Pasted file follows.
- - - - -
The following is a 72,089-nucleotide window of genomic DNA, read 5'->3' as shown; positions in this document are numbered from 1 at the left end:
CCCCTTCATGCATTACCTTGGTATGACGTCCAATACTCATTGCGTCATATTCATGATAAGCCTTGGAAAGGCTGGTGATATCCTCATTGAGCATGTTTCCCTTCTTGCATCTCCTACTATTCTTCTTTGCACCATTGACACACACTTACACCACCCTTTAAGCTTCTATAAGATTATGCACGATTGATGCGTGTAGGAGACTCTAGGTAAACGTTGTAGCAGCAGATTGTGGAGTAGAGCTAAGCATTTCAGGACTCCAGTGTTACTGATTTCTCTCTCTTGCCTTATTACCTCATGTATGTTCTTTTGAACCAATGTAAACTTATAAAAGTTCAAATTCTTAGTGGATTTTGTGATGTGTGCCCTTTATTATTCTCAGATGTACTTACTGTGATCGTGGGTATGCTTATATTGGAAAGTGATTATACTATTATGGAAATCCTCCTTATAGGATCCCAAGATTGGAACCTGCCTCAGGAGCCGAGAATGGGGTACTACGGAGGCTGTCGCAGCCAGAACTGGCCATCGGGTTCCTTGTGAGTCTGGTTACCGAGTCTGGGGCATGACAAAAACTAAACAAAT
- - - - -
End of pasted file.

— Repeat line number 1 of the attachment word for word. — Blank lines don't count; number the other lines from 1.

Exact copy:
The following is a 72,089-nucleotide window of genomic DNA, read 5'->3' as shown; positions in this document are numbered from 1 at the left end: